The founders would buy land from the government and build a church and a college. People wanted to live near colleges and churches, and so the value of the land rose. When some of the land was sold, the money endowed the college or funded the development of another college. This was a well-designed system for creating value.

These colleges educated women as well as men, and many were on the underground railroad. Oberlin is a classic example: an abolitionist foundation that admitted women and black people on equal terms with white men from the beginning.

Important progressive movements germinated in these colleges and communities. They were organized on what was called the Manual Labor System. Everyone who went to a college did the work that was involved in the life of the college. Faculty and students alike hoed the rows and slopped the hogs. The point was, on one hand, to eliminate financial barriers to education and, on the other hand, to remove the stigma attached to physical labor.

These people were enacting the values that they wanted to propagate in the culture. They had a huge impact, shaping a culture that would be resistant to slavery. It required the devotion of people who could have stayed where they were and been prosperous, living relatively comfortable lives.

You write both nonfiction and fiction. How do you move between the two genres?

I’m not sure. Sometimes I’m thinking nonfictionally and sometimes fictionally. The experiences are very different. When I’m writing fiction I try to be very comfortable. I write in longhand in spiral notebooks. When I’m writing nonfiction I write on a laptop and sit upright in a chair. Each comes from a different impulse, as if the two sides of my mind don’t agree with each other even though they are in conversation with each other.

In Gilead, John Ames cites Calvin as saying that each of us is an actor on a stage and God is the audience. Do you find that notion encouraging for writers? Does it suggest that God wants us to work but also to engage in play, in the sense of creative play?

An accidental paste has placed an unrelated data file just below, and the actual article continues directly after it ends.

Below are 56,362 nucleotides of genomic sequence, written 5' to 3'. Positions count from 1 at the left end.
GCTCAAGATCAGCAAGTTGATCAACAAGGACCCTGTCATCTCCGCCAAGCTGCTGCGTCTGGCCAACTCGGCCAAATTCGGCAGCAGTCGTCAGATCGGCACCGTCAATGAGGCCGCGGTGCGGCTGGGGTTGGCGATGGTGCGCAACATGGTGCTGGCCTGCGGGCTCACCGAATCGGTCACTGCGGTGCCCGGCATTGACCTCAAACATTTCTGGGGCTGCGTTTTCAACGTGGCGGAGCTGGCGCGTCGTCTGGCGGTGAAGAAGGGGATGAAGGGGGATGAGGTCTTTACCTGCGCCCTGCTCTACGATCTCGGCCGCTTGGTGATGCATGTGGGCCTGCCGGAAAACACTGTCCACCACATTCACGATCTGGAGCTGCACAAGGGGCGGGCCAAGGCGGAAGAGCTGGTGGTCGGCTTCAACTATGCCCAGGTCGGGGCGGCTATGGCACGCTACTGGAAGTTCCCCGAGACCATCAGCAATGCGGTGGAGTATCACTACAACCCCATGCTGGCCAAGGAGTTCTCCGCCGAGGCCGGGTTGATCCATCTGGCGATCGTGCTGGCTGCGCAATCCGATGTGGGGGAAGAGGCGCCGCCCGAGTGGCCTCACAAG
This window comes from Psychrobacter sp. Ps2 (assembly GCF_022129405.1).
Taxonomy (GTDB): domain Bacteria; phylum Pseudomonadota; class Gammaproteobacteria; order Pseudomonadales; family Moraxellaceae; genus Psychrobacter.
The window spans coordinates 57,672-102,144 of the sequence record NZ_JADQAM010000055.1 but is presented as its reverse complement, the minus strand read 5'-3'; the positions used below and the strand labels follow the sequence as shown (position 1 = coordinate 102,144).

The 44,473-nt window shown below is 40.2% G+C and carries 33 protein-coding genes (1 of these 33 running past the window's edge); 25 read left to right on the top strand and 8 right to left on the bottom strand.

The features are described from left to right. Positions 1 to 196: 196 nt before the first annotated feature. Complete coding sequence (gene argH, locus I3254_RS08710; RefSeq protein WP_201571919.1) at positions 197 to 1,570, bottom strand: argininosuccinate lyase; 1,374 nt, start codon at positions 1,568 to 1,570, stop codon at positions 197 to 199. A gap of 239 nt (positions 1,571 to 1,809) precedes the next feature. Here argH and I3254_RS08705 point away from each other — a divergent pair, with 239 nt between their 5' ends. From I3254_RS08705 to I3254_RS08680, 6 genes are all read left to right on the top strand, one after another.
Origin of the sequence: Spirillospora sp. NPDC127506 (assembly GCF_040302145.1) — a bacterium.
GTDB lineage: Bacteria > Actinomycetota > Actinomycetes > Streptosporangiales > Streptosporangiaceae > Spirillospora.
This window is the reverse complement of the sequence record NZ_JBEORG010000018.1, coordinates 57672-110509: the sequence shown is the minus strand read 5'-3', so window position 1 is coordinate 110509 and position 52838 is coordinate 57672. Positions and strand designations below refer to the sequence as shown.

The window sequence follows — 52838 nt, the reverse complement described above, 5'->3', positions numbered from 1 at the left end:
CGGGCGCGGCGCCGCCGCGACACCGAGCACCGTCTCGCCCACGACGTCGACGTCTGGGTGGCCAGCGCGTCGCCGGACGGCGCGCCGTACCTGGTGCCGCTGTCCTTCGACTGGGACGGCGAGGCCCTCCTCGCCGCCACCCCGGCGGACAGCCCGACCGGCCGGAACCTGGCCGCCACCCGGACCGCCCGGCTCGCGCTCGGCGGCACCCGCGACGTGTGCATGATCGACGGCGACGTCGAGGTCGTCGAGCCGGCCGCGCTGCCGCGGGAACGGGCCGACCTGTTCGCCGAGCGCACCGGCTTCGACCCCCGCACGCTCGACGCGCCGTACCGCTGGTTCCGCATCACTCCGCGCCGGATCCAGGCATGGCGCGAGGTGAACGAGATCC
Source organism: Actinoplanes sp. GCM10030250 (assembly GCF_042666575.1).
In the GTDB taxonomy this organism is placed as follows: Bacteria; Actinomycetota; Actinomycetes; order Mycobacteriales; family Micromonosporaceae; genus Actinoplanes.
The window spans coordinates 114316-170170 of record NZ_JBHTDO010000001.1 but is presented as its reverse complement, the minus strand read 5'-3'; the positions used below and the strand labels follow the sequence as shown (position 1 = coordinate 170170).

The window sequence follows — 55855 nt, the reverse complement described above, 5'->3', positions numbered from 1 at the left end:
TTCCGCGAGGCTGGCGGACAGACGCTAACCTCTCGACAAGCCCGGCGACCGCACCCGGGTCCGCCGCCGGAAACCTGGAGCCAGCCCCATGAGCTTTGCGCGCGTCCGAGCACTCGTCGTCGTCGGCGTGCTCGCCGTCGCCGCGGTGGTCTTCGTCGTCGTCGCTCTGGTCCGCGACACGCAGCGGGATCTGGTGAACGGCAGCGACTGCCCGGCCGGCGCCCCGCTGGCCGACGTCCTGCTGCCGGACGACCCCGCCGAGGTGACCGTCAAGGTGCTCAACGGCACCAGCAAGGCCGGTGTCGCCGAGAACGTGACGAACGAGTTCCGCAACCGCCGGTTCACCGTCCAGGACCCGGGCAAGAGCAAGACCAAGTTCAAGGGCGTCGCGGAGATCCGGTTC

Without question. Calvin’s proof for the existence of the soul is the creative capacity of human beings, what they can make, what they can understand, what they can imagine and so on. That they dream, for example. The overplus of human capacity beyond any survival benefit—this is the image of God. This is the proof of the soul, human divinity. That kind of joy in human gifts and human capacity is the basis of art, the basis of everything good in culture.

The sculptor Annie Truitt wrote that one day she was tempted to take some time off and "have some fun," but decided that she did not want to leave the joy of her engagement with her work, her sculpture. What can you say about the joy of the writing process for you? When is it work? When is it play?

If it feels like work I don’t do it. Somehow I can engage writing in a way that makes me produce things that surprise me. It’s concentration and the feeling of having the right word come to mind. It’s pretty tough play, and also work, perhaps something like football. We play so hard that our bones break. That seems to be part of human nature. I enjoyed writing Gilead, but whatever the pleasures of the writing process, it’s excruciating at the same time.